But the number of hens you keep will vary based on your family’s individual needs. Keep in mind, that adding extra chickens to your flock will also increase your cost of feed so it may not be advisable to raise more chickens than you really need.

The ideal flock size varies from family to family. Hopefully, this post has helped you decide how many chickens you need in your flock so you can enjoy fresh eggs for years to come.

For more information on raising backyard chickens, start here. I’ve got lots of posts that will walk you through the entire process, from setting up your brooder to choosing the friendliest chicken breeds.

And if you want different breeds of chickens, you can choose breeds based on egg color. These are the best chicken breeds that lay white eggs and the best breeds that lay blue eggs.

Related Posts

pictures of the quick-start guide to raising backyard chickens

Meet Julie

I’m a farm girl born and bred in North Carolina. I’ve been growing a vegetable garden for over 20 years (and helping my Mom grow hers even longer). I’ve been raising chickens in my bathtub and backyard for 12+ years. I believe that homegrown food can be made simple. Let’s get started.

4 chickens pecking at food in the yard

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  1. I’m single and use about 12 eggs/wk, myself. My dogs & cats account for about another 3-5/wk.
    New to chickens and getting close to finishing a home-built coop. From everything I’ve heard & read, 4 chickens would do me. My coop & hen house is designed for a max of 6 birds. I plan to free-range, as I’ve loads of open space on my rural property. It’s a bit disconcerting, as there are several egg-laying breeds that seem desirable, but hatcheries will only sell in multiples of 10; too many. My local Tractor Supply has chicks in multiples of 4, but not the breeds I was thinking of, at least right now. They tell me they never know what breeds they’ll get or how many. That seems odd! Also, I read where the feed stores buy “straight runs” that could very well include roosters. I only want hens.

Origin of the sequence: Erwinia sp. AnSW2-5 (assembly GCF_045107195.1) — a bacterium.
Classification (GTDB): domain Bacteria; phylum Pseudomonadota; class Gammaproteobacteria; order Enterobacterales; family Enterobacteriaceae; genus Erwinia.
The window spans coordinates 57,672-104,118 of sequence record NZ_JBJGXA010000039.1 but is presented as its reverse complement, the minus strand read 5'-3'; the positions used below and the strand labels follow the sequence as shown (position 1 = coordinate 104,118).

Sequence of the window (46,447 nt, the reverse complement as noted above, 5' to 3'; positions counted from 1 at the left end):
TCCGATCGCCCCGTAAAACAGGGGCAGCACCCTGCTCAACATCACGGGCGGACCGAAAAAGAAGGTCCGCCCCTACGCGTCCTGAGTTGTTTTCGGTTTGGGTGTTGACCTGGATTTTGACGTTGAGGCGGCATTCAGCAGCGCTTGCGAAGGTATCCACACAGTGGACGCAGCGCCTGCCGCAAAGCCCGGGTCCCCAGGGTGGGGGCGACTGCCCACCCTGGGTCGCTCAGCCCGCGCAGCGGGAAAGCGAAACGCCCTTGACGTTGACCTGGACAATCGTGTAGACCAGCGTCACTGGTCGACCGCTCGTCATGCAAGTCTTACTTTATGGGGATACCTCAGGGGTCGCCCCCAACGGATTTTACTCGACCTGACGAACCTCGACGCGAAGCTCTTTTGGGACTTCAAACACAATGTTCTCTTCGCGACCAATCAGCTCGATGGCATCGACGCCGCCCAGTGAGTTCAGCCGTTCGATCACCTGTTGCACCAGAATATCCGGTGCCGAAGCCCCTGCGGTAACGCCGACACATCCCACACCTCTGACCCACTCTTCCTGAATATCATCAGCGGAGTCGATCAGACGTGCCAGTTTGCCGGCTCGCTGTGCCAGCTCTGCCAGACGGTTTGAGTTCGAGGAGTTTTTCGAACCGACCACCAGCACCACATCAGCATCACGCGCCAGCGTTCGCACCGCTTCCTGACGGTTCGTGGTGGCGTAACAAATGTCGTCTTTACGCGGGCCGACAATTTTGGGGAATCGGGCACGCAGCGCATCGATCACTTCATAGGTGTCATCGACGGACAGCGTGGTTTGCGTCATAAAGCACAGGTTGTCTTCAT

What do you think?

    1. Four chickens would probably be enough for you. Hatcheries have to sell in larger numbers because the chicks need each other to keep warm while they are shipped. And not all feed stores sell only straight-run chicks. Many do sell just pullets though there is still a chance you may get a rooster unless you are purchasing an auto-sexing (sex-linked) breed.

  2. There is only one of me, but I’d like to be able to sell a few eggs to help out the budget. I also would like to be able to freeze some for winter use. I don’t bake a LOT, but since there are more and more low carb baking recipes every month, may do more in the future.

    I know that selling eggs isn’t a real profit maker, but I could sell some just to help pay for the upkeep of the hens I will have.
    Any advice for me?

    You say 4-6 chickens, for a family of 4, I’m thinking at least 3 hens for me to do what I want.. I would want some for meat as well. I just don’t see how I could have meat AND egg birds….how to keep them separate for the differing feed requirements…
    Thank you for the post!

    1. Without knowing how many eggs you eat each week, it is hard to say, but you need a minimum of three chickens regardless of what you plan to do. (Chickens like to around other chickens.) However, I would probably start with 6 to have some eggs to sell.

      For meat birds, you would have to have a separate enclosure for them as they are ready to butcher in 8-12 weeks. Meat breeds get too big for their legs to support them after about 3 months.

      Of course, after your egg-laying hens are past their prime laying days (2-3 years) you can butcher them and use them as stewing hens. Hope this information helps you make some decisions.